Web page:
It’s also possible that the portion of the cohort busting for a shutdown is willing to throw the GOP Congressional Caucus under the bus for the principle–and the purpose of getting rid of the portion of that Caucus that they consider RINOs.

  13. Lenoxus says:

    @Michael S: Does anyone have a good theory on why this is the case? I guess personal scandals are one thing, but political parties almost never pay a price on anything unless it’s a bad economy?

  14. Lenoxus says:

    Addendum: I’ve also heard that despite initial blame of Republicans, the “gridlock model” wins out in voters’ minds. Sure, maybe the GOP “started it”, but you don’t care which schoolchild started the fight, and you’re just sick of Both Sides and the Washington Machine, etc.

    Ugh, theoretically it could work every time.

    Hey, compromise is great, but that’s because it moves us forward and gets things done. If your position always concludes “compromise!” without being so low and unsophisticated as to judge any particular person or group, then you actually deliver everything to whoever is the least willing to compromise.

  15. Grumpy Realist says:

    @Lenoxus: well, I imagine it’s a case of “they’re bastards, but the other side is worse””. How many times have we muttered about politics being simply voting for the lesser of two evils?

    Until we get a third party, no matter how much they bitch, republicans are going to vote for their party, because the other side is obviously a Godless heathen Nazi pinko commie antichrist party.

  16. Sherparick says:

    As a liberal and Democrat I would love it to disaster for the GOP,” but sadly no.” A whole year will pass before the 2016 election and 95% of the Republicans in the House will be reelected, shutdown or no shutdown. Because 54% of their voters think Obama is a secret Muslim terrorist in league with ISIS to impose Sharia on them (he is Black after all and has that name). So from an incentive stand point, most House Republicans who fear getting “Eric Cantored” in a primary or are going to do their best to please the yahoos in their home districts. Further, the MSM media will be full of “both sides” and why “can’t Obama lead” and “compromise” with Republicans when by definition for most Republicans, (outside the Trans Pacific Partnership where Fox and Rush want the deal for their business buddies), agreeing with Obama on Motherhood and Apple pie would be a political death sentence, a descent into RHINOism. Now turn out could be sufficiently different in a Presidential year to cause a few marginal house seats and some Senate races to change hands, but the Republicans have done just fine this decade going the full Wingnut route with a Black President. They have got themselves 60% of the white vote, and from the memes going out from both Trump campaign and Faux news, they seem to believe if they polarize electorate on racial lines they will get 65 to 70% of the white vote (after all they do better than that now through out the South – now the trick is getting northern, secular, working class whites to identify with Neo-confederate thinking)..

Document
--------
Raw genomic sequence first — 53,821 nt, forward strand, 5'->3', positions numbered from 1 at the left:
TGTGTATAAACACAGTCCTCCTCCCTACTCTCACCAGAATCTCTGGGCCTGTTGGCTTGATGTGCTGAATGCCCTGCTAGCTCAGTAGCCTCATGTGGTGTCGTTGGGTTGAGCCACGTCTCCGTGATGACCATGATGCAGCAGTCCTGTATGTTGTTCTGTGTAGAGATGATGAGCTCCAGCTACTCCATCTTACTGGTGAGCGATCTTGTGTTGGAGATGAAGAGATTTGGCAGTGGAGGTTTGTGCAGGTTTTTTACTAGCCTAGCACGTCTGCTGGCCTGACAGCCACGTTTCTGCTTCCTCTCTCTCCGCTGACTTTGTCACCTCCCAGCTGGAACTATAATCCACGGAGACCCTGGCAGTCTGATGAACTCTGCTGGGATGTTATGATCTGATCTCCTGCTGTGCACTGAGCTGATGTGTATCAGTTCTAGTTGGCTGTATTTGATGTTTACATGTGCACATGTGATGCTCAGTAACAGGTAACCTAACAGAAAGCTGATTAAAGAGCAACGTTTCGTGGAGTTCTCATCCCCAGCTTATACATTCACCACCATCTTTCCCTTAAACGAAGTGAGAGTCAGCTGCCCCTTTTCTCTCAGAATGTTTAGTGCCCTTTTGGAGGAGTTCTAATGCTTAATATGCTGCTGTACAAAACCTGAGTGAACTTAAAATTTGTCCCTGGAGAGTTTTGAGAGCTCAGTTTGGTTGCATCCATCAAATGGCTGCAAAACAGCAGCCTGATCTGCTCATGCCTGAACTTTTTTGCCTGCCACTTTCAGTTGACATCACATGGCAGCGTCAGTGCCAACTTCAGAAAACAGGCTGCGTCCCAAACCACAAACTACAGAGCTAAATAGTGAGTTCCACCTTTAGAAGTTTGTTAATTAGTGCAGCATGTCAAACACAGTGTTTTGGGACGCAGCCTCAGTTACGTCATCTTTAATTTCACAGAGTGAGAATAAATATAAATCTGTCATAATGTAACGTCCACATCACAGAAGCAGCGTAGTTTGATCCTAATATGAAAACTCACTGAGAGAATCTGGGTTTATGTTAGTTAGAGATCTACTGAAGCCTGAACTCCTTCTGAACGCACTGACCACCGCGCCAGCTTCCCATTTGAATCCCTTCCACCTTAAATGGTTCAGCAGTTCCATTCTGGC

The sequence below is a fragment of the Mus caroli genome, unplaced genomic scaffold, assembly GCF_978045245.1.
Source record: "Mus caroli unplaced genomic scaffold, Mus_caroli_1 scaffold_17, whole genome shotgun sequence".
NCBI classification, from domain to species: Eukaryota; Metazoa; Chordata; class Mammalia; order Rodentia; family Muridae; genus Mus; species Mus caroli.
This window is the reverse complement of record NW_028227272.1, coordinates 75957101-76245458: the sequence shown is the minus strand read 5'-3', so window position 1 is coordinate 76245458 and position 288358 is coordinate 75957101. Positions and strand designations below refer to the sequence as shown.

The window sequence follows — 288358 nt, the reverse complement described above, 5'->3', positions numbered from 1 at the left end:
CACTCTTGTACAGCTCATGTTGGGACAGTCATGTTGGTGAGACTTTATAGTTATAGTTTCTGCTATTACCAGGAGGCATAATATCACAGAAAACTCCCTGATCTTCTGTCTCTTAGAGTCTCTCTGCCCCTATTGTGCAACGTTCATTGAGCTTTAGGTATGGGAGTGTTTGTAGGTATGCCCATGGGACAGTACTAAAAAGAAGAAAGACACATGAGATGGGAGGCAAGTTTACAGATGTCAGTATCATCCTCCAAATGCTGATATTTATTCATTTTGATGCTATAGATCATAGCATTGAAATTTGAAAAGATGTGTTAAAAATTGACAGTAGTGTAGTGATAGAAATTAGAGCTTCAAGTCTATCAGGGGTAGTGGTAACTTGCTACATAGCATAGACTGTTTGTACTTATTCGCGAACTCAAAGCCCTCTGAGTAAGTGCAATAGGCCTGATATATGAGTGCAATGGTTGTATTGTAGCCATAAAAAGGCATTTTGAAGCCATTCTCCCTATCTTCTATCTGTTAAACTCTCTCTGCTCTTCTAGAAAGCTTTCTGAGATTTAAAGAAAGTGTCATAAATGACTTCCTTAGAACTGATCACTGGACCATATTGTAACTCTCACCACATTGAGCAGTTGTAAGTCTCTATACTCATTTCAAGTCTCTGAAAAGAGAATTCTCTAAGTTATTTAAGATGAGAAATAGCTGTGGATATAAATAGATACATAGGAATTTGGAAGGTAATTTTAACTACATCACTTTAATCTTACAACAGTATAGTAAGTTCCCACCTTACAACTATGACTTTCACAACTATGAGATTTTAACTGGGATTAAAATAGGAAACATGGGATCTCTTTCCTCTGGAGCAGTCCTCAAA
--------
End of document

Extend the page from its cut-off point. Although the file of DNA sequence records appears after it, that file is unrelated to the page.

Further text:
17. al-Ameda says:

    Forty-one percent said they would blame the GOP, and a third of people said that Democrats and President Obama would be responsible for a shutdown.

    Seventeen percent said both parties would be equally responsible, and 9 percent said they don’t know which party would take the blame.

    Broken down by political party, only 9 percent of Republicans polled said the GOP would be blamed, while nearly two-thirds of them said Democrats and Obama would be blamed.

    This is one of the LOL-i-est polls of the year.

    So, Republicans have engineered 2 government shutdowns in 5 years, countenanced a possible federal default that could have resulted from their petulant actions, and only 41% think that another shutdown would be on the Republicans?

    I suppose that those 41% represent Democrats, the inference being that Republicans and Independents think otherwise.